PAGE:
and lectures) in the main programme. When the NAF celebrated its 40th anniversary last year, artists from over 40 countries took part in more than 2 800 shows over a period of 11 days.
Though the inhabitants are not always crazy about this foreign invasion – some of them rent out their houses for the duration of the festival and f lee from the town – Grahamstown’s citizens truly realise the festival’s economic importance.
This is also apparent from a study into the social impact of the festival, which was undertaken by Rhodes University’s economics department in 2013.
“We wanted to determine how the festival impacted on the way people socialise with each other, how it affects their impression of the city and whether it makes a positive contribution to their daily lives,” says Professor Jen Snowball, one of the lead researchers.
The feedback was that close to 80% of the participants believe that the festival plays an important role in determining Grahamstown’s identity, and 70% reckon that the festival is an event where people of different cultures and backgrounds can meet and swap ideas.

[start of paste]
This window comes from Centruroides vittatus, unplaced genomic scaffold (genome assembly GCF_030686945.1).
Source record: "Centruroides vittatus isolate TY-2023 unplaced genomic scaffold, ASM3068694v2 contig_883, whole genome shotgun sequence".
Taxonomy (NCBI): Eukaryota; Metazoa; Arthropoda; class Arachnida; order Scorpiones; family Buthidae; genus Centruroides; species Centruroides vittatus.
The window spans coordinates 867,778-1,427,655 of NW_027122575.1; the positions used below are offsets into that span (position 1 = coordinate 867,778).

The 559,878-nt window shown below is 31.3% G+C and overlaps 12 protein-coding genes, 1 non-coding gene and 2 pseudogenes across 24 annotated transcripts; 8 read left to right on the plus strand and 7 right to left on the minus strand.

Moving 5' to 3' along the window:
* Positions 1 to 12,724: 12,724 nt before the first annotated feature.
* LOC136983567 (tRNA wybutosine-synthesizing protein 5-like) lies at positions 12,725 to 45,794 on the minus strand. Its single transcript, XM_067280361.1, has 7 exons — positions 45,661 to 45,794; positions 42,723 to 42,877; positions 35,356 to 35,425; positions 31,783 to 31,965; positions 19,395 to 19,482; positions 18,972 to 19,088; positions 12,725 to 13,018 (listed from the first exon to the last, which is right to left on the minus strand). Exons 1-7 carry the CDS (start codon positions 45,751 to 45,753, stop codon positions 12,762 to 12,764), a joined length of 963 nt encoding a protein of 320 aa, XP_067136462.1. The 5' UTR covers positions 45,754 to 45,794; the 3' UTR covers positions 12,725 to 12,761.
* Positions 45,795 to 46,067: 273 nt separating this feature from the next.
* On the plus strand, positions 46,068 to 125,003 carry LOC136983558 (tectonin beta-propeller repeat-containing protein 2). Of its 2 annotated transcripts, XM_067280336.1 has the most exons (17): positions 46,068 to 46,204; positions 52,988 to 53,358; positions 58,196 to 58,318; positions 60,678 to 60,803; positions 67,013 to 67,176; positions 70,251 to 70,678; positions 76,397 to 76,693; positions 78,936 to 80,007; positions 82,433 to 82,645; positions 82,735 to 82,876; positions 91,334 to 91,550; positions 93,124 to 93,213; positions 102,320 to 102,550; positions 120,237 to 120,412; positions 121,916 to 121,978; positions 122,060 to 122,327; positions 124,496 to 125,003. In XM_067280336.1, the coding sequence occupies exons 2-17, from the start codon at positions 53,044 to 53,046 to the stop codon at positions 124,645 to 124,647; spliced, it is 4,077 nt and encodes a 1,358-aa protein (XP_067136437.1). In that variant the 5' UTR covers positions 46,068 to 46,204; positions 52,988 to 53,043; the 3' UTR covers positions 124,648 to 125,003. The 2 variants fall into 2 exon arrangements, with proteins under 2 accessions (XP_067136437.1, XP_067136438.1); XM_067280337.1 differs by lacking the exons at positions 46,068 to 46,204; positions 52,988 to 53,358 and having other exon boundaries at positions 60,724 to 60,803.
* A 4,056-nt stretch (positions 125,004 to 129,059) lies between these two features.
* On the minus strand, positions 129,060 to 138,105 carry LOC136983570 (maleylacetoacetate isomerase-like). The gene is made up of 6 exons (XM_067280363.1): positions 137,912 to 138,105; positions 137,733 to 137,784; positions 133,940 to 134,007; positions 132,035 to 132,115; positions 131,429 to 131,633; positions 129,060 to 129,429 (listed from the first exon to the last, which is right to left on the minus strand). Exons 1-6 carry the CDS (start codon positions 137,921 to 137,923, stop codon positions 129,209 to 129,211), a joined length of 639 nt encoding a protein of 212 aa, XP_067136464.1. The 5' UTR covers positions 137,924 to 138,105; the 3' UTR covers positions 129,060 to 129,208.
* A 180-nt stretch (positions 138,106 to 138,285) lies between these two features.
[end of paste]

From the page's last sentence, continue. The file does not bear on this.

Snowball interprets these f indings as “an encouraging indication that the festival functions at a level that overcomes the boundaries of race, class and cultural backgrounds”.
According to the study, the NAF contributes an estimated R349.9m to the economy of the city and the Eastern Cape.
The study also found that visitors from beyond the Eastern Cape spent a further R27.3m in the province before and after the festival, and that the festival contributes about R90m to Grahamstown’s GDP via direct and indirect spend, job creation and tourism.
The challenge is to let the definite artistic and economic impact of the NAF f low through to the poorer communities who form a large part of the Makana municipality, of which Grahamstown is part. The unemployment rate in the Grahamstown area is estimated to be more than 70%.
“We are thoroughly aware of the divisions in Grahamstown,” says Tony Lankester, CEO of the NAF. “But it is not something that you can change on your own. We hope to make a difference during the short period that the festival runs annually.”
In the past there have been malcontents who have complained that the festival is “exclusive” and that it uses Rhodes University as a base.
Since 2010, the Fingo Festival has been presented during the NAF in Fingo Village, an area in Grahamstown. This festival includes shows for children in the